You Want Pancakes And Eggs With That Bipolar Brain
Let's start with the doctor visit
I had a horrible visit at the psychiatric doctor one Friday morning. I was there for my bipolar medication review. Things went completely wrong from the very beginning, I had slipped into one of my impulsive episodes within the hour of being in his office to leaving. I was very aware I was angry. It quickly became a full case of rage, I could feel myself disappear. By the time I got home I was fully overwhelmed with how terrible I thought the appointment went.
I abruptly, and quite impulsivly went on the computer. I began deleting all my networking sites. My Facebook, digg, Google+, Twitter, Blogs, Friend Feed, all of them. I can't explain or give any romantic reason why I was erasing myself from the Internet and all my friends. I can barely remember doing it. But I do remember I felt I was outside my body watching myself destroy my internet life. One little keystroke at a time.
That is how quickly a bipolar disorder episode can manifest itself. Having just one little trigger can turn your emotions into a raging river. Episodes like these are the ones I am NEVER quite prepared for. They devour every part of my soul. I can only compare it to being in a drunken blackout. It is over by the time I realize what I have done.
I continued going from one thing to the next, throwing away whatever reminds me of something I dislike. Which is in many cases is myself. So pretty much everything in my path was not safe at that point. Things were torn, shredded, dragged away or broken into small bits for the dumpster. The old sofa was a challenge, but I succeeded if you want to call it that.
The trigger that started the spiral was when my psychiatric doctor basically told me he didn't know what to do to help me feel better. I had been having severe psychotic mania with a little bit of depression then right back into mixed/rapid cycling. Add a little bit of Obsessive-Compulsive Disorder. No, add alot. I was a rabid dog on a leash that didn't want to be tied down. He handed me a DVD on the affects of Clozaril. That being the last step if the 160mgs of Geodon, and 900mgs of Seroquel didn't offer some relief. He also suggested a hospital setting to get things under control, I however did not agree.
I was running out of options, and for him to tell me that, was daunting and sad. So his last resort is Clozaril and ECT treatments. I of course refused such a thing. My mother had them when she was younger, and I didn't relish the idea of my brains being scrambled eggs and pancakes. I thought there is always another way. There is always another medication. Bipolar Disorder is not the end of the world. But I felt I was being tossed aside by this doctor's attitude.
To the people who don't have a clue about what bipolar disorder is, I am just some crazy person acting like a spoiled brat. If only! I could explain being a snot nosed spoiled rotten brat, but to explain something so dark and twisted going on in my head is not such an easy explanation.
With some of the bipolar behaviors, we are nuts to the outside looking in. We often scare loved ones, friends and those who try to help. Strangers often believe we are hopelessly insane. When I am in a severe manic episode, no matter how many times I say stop to myself, the urge to keep going overwhelms my scrambled brain.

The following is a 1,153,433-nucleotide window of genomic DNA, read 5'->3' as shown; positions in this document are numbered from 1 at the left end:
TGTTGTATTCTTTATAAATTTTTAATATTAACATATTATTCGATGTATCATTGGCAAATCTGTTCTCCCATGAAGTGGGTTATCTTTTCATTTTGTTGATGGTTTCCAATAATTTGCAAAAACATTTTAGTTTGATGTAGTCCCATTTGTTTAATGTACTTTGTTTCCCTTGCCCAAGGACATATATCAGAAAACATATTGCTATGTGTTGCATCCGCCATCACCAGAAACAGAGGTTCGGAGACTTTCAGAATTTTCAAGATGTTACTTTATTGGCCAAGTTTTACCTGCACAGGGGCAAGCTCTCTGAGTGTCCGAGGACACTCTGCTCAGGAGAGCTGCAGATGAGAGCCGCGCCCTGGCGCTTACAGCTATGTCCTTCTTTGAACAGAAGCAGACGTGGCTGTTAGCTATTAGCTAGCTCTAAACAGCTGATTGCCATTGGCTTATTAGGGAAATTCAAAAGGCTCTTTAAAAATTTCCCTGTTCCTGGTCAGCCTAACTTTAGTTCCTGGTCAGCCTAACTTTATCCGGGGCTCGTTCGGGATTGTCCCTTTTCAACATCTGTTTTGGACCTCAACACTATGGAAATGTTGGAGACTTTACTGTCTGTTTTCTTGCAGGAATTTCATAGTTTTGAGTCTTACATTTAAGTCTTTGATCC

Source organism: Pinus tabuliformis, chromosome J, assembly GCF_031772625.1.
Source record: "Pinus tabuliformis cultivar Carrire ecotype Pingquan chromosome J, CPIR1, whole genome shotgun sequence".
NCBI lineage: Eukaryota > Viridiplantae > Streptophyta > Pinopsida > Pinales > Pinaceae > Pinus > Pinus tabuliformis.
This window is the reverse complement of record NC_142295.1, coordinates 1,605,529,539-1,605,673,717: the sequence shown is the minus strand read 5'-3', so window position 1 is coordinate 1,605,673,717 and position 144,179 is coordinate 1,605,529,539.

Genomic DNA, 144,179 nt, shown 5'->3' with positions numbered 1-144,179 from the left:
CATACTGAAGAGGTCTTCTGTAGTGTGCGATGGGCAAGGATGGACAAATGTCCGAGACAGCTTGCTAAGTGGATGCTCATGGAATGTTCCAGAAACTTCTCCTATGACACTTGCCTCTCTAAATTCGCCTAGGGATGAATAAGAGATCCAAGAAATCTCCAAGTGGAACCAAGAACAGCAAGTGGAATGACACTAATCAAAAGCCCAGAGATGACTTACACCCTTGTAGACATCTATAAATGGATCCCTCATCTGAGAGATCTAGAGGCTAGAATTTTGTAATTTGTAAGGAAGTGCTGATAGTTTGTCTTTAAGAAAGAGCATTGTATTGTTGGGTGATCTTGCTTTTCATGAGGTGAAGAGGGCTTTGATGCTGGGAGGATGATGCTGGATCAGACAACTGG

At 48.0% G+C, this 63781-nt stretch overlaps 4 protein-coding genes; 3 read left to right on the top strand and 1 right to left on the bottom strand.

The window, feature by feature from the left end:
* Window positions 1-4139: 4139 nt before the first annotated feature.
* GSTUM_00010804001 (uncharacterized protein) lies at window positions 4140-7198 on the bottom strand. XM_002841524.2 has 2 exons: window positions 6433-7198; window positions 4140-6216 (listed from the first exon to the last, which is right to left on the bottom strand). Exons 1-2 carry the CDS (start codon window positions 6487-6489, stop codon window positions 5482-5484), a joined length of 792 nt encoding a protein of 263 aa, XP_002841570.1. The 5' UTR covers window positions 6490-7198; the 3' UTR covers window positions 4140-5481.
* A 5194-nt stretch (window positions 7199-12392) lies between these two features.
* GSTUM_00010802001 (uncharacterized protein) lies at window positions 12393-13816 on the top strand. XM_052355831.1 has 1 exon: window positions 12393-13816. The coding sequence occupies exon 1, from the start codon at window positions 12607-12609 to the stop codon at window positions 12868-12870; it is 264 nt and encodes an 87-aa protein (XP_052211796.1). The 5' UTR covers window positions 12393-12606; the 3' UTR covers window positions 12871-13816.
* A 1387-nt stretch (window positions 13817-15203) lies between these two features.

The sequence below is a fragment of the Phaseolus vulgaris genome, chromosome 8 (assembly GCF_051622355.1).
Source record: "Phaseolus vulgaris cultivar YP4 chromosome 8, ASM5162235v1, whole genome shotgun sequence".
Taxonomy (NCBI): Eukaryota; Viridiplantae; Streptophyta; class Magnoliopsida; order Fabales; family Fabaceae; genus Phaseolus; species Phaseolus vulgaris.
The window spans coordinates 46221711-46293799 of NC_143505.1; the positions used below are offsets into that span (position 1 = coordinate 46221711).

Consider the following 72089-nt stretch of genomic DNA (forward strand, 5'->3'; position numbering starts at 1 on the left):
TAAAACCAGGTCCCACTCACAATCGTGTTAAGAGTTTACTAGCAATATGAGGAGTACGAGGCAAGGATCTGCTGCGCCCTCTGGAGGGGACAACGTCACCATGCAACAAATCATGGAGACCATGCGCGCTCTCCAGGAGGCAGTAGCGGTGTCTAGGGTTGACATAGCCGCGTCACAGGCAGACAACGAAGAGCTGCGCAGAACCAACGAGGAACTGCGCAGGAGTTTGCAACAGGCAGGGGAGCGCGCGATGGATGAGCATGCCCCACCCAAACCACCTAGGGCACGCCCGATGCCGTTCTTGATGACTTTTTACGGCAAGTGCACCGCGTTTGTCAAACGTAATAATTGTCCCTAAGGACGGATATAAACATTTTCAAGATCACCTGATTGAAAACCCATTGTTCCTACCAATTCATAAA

I became so enraged, I didn't know what to do with myself, I was exhausted from the rampage my apartment just took. So I took my anti-anxiety medication, shut the phone off and bolted the door. I stayed in my bed for three days.
Angry sleep is never a good thing. I hurt everywhere on my body and suffered a massive headache. I went from manic to depressed for 5 minutes and went right back into a mixed/rapid cycling nightmare. I am sick of craziness, I am tired of pulling around a wagon full of chaos. But I keep going because I want to live, and living with bipolar is how it is. Scrambled eggs and all.
Starting Over Is Not So Easy
Yes I want to live, and if that means with bipolar, then that is life. I have had to change how i do things. I have to make rules for myself and live by them if i want to have a life. A life as someone affected by bipolar. I have lost some things with all the medication. I often can't write because I can't think clearly, and this is where my anger appears to be coming from.
My bipolar rage resides squarely out front for all to see. A sad side-note: When my then eleven year-old nephew made me a sign, Do Not Disturb, my then thirteen year old niece said: "Life's not fair, but it's all good. I wish it was good for you". I need to empty my chaos wagon. I needed to find a way to chastise that rage. Keep the good and learn to package the bad so it doesn't do harm.
It's not like I can just BUY a new couch, dishes, books, DVDs and other stuff I am going to miss not having. For children to empathize this, is beyond their years. To understand my pain and embrace that to make me feel better.
They didn't have to do anything, but they did. They didn't SEE me in that crazy way, they just knew I was having a bad day, a bad bipolar episode day. Sleeping three days, not answering the phone, not calling anyone, they understood what was happening when all i could do is disappear to make it better.
I wish more people knew what these kids knew. The compassion, the empathy to want to do something to help. They abundantly share their love and hope that's enough. Bipolar Disorder can be an evil soul slayer. At times you become unknown to yourself. You pretend to be normal so the 'crazy' sign on your back doesn't mean anything. And then you wait, for that episode to go away, and you wait again, and hope it doesn't devour you.